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World J Cardiol. 2010 August 26; 2(8): 233–236.
Published online 2010 August 26. doi:  10.4330/wjc.v2.i8.233
PMCID: PMC2999058

Myocardial ischemia-reperfusion injury: Possible role of melatonin


Our knowledge and understanding of the pathophysiology of coronary atherosclerosis has increased enormously over the last 20 years. Reperfusion through thrombolysis or percutaneous coronary angioplasty is the standard treatment for preventing acute myocardial infarction. Early reperfusion is an absolute prerequisite for survival of the ischemic myocardium, but reperfusion itself may lead to accelerated and additional myocardial injury beyond that generated by ischemia alone. These outcomes, in a range of reperfusion-associated pathologies, are collectively termed “reperfusion injuries”. Reactive oxygen species are known to be produced in large quantities in the first few minutes of the post-ischemia reperfusion process. Similarly, scientific evidence from the last 15 years has suggested that melatonin has beneficial effects on the cardiovascular system. The presence of vascular melatoninergic receptor binding sites has been demonstrated; these receptors are functionally linked to vasoconstrictor or vasodilatory effects of melatonin. It has been shown that patients with coronary heart disease have a low melatonin production rate, especially those with higher risk of cardiac infarction and/or sudden death. Melatonin attenuates molecular and cellular damage resulting from cardiac ischemia-reperfusion in which destructive free radicals are involved.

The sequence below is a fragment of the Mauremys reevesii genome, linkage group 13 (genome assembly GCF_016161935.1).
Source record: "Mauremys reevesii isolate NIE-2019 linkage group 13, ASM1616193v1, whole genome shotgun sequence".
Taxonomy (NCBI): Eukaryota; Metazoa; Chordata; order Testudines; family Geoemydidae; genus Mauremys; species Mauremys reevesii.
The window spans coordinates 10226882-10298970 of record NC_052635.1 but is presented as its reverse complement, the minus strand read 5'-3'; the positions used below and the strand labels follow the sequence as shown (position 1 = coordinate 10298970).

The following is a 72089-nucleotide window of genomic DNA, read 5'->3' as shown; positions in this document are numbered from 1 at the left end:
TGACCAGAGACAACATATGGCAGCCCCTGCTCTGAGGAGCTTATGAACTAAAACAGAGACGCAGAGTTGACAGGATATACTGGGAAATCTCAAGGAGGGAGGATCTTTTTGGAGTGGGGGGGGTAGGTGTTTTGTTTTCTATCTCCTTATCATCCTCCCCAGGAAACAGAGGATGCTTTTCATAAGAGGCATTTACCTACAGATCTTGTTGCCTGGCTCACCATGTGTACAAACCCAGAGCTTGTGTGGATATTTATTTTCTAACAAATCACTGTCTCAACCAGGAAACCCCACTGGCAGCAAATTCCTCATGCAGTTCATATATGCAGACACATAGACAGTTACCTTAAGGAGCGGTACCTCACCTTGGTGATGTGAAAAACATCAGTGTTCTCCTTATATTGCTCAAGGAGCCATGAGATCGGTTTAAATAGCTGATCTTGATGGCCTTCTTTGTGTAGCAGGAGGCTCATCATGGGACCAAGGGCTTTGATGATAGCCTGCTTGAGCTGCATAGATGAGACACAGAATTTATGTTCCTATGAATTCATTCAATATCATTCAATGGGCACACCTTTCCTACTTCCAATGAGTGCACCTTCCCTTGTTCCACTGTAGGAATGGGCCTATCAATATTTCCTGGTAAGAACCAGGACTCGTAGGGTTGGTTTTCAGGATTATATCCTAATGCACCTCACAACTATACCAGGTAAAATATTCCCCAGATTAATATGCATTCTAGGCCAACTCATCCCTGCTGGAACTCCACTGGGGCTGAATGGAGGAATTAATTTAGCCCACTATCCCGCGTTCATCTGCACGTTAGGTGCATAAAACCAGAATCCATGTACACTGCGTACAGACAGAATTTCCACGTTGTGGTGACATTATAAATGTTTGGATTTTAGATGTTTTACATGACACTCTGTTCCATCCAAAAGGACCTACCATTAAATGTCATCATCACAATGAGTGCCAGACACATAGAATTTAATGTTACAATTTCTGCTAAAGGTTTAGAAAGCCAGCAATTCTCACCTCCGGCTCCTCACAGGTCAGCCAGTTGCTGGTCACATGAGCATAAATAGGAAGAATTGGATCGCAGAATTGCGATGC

Keywords: Ischemia-reperfusion injury, Melatonin, Acute myocardial infarction, Reactive oxygen species, Primary percutaneous coronary intervention


Acute coronary occlusion is the leading cause of morbidity and mortality in the Western world. According to the World Health Organisation, it will be the major cause of death in the world by the year 2020[1]. Despite effective reperfusion of epicardial coronary arteries by percutaneous coronary intervention or thrombolysis in acute ST-segment elevation myocardial infarction, substantial morbidity and mortality remain elevated[2]. Infarct size is an important determinant of the short- and long-term outcome after acute myocardial infarction[3].

Although beneficial in terms of myocardial salvage, reperfusion itself may contribute to additional damage of the myocardium, due to the combined processes known as “ischemia-reperfusion injury”[4]. The pathogenesis of myocardial ischemia-reperfusion injury is a multifactorial process involving the interaction of multiple mechanisms. Partially reduced oxygen species, including the superoxide anion radical, hydroxyl radical, and hydrogen peroxide, are generated intracellularly as products of oxygen metabolism[4].